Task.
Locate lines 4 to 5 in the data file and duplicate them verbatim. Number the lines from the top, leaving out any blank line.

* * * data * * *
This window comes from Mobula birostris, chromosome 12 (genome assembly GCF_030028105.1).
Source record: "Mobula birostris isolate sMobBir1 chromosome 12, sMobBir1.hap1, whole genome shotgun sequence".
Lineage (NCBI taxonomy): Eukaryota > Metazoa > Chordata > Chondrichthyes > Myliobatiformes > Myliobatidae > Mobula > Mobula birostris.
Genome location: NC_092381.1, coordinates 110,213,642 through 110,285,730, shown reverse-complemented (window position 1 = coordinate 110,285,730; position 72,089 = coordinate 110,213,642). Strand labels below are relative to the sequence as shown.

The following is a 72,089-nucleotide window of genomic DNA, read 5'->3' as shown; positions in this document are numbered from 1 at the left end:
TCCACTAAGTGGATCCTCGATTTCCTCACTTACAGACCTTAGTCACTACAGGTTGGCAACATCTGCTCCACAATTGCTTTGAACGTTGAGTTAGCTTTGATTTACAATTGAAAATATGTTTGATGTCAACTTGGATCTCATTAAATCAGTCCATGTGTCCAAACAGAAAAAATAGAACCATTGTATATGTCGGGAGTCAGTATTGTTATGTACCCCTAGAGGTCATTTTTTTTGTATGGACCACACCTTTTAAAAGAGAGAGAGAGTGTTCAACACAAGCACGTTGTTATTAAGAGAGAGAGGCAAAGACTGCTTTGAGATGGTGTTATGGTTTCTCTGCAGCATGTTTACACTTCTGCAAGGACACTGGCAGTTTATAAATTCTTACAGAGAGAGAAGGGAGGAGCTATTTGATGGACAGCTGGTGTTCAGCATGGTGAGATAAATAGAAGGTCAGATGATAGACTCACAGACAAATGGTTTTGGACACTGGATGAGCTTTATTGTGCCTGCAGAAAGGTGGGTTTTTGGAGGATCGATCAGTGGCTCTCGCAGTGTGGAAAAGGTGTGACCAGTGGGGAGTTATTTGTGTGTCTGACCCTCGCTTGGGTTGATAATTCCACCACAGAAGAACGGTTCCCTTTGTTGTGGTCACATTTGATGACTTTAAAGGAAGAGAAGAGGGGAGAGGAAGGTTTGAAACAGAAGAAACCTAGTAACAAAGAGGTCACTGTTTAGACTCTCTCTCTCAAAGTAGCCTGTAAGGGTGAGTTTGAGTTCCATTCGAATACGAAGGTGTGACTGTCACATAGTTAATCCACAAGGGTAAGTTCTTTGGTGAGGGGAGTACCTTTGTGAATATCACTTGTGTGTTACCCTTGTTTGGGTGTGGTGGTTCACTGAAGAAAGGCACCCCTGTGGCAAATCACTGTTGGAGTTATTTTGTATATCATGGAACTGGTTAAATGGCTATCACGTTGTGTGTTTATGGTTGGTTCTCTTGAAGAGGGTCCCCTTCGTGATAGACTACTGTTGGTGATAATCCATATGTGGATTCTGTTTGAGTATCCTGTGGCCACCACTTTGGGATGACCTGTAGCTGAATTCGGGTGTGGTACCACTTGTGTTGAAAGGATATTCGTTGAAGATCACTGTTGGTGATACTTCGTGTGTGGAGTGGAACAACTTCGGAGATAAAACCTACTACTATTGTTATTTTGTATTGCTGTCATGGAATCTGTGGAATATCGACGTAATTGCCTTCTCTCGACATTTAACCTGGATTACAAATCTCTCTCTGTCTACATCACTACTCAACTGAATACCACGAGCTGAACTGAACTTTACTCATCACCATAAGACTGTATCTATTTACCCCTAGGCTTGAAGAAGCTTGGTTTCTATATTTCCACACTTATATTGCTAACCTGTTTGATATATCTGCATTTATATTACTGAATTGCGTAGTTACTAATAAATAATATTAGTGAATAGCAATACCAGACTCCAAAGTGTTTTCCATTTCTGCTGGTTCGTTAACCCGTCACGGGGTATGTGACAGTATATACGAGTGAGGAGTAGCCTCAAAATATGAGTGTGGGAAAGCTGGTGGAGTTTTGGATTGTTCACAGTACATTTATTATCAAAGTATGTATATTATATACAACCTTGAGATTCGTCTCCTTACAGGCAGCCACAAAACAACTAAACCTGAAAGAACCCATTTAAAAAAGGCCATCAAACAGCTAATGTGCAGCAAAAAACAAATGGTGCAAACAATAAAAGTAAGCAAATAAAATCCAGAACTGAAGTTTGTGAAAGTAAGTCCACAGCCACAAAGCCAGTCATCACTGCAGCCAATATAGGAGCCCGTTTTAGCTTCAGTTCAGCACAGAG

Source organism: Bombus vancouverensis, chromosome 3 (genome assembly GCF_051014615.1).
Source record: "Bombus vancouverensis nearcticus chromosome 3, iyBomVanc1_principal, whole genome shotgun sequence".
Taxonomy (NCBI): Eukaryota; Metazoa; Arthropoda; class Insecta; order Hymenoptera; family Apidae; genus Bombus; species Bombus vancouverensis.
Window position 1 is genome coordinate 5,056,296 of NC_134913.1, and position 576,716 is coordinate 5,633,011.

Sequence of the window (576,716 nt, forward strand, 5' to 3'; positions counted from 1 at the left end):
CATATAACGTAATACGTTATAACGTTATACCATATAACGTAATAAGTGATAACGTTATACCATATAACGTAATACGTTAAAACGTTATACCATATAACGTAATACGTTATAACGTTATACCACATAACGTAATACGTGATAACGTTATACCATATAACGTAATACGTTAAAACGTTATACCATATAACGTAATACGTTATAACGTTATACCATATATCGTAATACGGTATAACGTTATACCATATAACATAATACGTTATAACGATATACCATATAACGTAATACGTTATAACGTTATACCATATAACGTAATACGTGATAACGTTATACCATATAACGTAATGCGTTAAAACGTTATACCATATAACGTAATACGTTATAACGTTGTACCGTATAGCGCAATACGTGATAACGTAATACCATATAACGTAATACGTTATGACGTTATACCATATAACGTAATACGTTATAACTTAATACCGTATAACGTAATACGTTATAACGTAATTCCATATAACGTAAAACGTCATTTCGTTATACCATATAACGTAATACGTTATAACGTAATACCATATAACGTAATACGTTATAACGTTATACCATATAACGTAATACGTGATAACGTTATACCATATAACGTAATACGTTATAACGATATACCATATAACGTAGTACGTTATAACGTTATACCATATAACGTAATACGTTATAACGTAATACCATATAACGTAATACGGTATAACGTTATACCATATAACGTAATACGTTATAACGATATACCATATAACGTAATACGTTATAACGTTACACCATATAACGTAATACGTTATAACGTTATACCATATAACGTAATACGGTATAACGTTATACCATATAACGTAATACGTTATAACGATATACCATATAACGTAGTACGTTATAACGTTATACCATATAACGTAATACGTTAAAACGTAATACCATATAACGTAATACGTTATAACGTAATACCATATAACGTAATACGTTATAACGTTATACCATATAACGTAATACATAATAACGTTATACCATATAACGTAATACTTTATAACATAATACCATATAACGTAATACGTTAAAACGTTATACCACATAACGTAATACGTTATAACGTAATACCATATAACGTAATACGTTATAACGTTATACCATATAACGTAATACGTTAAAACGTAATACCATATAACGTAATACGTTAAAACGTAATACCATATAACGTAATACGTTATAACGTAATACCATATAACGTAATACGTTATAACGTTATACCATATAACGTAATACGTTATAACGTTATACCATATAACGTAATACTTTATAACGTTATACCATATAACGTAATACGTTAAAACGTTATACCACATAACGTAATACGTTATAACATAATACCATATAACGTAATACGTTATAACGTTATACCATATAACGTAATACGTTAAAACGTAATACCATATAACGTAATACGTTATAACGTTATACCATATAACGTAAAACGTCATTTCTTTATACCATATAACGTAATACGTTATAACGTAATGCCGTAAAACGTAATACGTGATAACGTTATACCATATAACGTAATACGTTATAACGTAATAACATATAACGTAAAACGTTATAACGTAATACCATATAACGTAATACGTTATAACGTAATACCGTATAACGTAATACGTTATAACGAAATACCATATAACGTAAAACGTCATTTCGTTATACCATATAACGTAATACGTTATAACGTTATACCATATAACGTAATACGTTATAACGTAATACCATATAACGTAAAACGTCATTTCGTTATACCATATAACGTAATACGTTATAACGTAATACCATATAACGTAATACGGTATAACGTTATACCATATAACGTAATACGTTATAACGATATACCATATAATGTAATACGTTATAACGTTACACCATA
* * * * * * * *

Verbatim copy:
Genome location: NC_092381.1, coordinates 110,213,642 through 110,285,730, shown reverse-complemented (window position 1 = coordinate 110,285,730; position 72,089 = coordinate 110,213,642). Strand labels below are relative to the sequence as shown.

The following is a 72,089-nucleotide window of genomic DNA, read 5'->3' as shown; positions in this document are numbered from 1 at the left end: